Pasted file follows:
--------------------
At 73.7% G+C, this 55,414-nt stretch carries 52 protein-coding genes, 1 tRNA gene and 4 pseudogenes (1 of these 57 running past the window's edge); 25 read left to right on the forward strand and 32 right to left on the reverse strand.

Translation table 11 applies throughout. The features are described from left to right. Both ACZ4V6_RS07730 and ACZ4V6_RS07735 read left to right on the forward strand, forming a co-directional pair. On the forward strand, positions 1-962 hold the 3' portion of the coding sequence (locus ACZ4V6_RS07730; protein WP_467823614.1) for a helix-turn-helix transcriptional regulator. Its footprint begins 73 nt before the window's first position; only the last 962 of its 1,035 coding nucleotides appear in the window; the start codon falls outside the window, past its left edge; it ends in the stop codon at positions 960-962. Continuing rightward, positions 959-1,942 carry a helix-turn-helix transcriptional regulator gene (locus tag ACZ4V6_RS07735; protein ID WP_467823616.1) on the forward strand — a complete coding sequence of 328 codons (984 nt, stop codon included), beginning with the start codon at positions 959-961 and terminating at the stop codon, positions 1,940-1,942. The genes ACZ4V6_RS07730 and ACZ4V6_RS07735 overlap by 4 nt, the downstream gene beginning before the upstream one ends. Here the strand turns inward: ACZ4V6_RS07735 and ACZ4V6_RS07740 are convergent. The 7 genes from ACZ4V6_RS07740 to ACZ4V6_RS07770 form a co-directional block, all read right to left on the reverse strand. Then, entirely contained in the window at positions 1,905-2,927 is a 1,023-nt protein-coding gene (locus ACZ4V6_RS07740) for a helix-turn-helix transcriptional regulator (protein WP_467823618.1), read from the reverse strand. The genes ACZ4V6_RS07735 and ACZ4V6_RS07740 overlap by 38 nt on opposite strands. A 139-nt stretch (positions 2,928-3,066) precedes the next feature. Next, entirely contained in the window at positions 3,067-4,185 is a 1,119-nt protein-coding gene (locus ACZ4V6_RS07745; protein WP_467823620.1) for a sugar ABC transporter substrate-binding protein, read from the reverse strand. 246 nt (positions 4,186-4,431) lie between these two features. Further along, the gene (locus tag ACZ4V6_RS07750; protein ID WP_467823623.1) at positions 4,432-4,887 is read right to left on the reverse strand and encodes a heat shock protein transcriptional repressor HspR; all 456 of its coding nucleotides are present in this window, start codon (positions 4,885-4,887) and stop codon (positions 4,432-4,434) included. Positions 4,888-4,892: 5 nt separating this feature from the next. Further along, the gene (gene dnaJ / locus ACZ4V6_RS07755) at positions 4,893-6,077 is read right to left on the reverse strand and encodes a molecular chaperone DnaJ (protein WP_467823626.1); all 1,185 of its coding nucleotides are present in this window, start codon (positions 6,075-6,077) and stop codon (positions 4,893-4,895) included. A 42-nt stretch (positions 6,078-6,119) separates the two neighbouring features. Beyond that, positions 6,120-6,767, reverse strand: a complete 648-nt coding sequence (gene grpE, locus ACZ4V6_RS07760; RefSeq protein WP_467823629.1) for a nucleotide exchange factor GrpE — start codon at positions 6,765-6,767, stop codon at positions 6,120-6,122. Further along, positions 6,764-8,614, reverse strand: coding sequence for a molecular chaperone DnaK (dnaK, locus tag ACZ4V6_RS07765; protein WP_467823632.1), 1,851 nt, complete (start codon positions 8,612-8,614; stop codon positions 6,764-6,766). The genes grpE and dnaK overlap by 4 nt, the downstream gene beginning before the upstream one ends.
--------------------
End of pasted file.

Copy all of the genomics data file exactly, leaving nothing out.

At 73.7% G+C, this 55,414-nt stretch carries 52 protein-coding genes, 1 tRNA gene and 4 pseudogenes (1 of these 57 running past the window's edge); 25 read left to right on the forward strand and 32 right to left on the reverse strand.

Translation table 11 applies throughout. The features are described from left to right. Both ACZ4V6_RS07730 and ACZ4V6_RS07735 read left to right on the forward strand, forming a co-directional pair. On the forward strand, positions 1-962 hold the 3' portion of the coding sequence (locus ACZ4V6_RS07730; protein WP_467823614.1) for a helix-turn-helix transcriptional regulator. Its footprint begins 73 nt before the window's first position; only the last 962 of its 1,035 coding nucleotides appear in the window; the start codon falls outside the window, past its left edge; it ends in the stop codon at positions 960-962. Continuing rightward, positions 959-1,942 carry a helix-turn-helix transcriptional regulator gene (locus tag ACZ4V6_RS07735; protein ID WP_467823616.1) on the forward strand — a complete coding sequence of 328 codons (984 nt, stop codon included), beginning with the start codon at positions 959-961 and terminating at the stop codon, positions 1,940-1,942. The genes ACZ4V6_RS07730 and ACZ4V6_RS07735 overlap by 4 nt, the downstream gene beginning before the upstream one ends. Here the strand turns inward: ACZ4V6_RS07735 and ACZ4V6_RS07740 are convergent. The 7 genes from ACZ4V6_RS07740 to ACZ4V6_RS07770 form a co-directional block, all read right to left on the reverse strand. Then, entirely contained in the window at positions 1,905-2,927 is a 1,023-nt protein-coding gene (locus ACZ4V6_RS07740) for a helix-turn-helix transcriptional regulator (protein WP_467823618.1), read from the reverse strand. The genes ACZ4V6_RS07735 and ACZ4V6_RS07740 overlap by 38 nt on opposite strands. A 139-nt stretch (positions 2,928-3,066) precedes the next feature. Next, entirely contained in the window at positions 3,067-4,185 is a 1,119-nt protein-coding gene (locus ACZ4V6_RS07745; protein WP_467823620.1) for a sugar ABC transporter substrate-binding protein, read from the reverse strand. 246 nt (positions 4,186-4,431) lie between these two features. Further along, the gene (locus tag ACZ4V6_RS07750; protein ID WP_467823623.1) at positions 4,432-4,887 is read right to left on the reverse strand and encodes a heat shock protein transcriptional repressor HspR; all 456 of its coding nucleotides are present in this window, start codon (positions 4,885-4,887) and stop codon (positions 4,432-4,434) included. Positions 4,888-4,892: 5 nt separating this feature from the next. Further along, the gene (gene dnaJ / locus ACZ4V6_RS07755) at positions 4,893-6,077 is read right to left on the reverse strand and encodes a molecular chaperone DnaJ (protein WP_467823626.1); all 1,185 of its coding nucleotides are present in this window, start codon (positions 6,075-6,077) and stop codon (positions 4,893-4,895) included. A 42-nt stretch (positions 6,078-6,119) separates the two neighbouring features. Beyond that, positions 6,120-6,767, reverse strand: a complete 648-nt coding sequence (gene grpE, locus ACZ4V6_RS07760; RefSeq protein WP_467823629.1) for a nucleotide exchange factor GrpE — start codon at positions 6,765-6,767, stop codon at positions 6,120-6,122. Further along, positions 6,764-8,614, reverse strand: coding sequence for a molecular chaperone DnaK (dnaK, locus tag ACZ4V6_RS07765; protein WP_467823632.1), 1,851 nt, complete (start codon positions 8,612-8,614; stop codon positions 6,764-6,766). The genes grpE and dnaK overlap by 4 nt, the downstream gene beginning before the upstream one ends.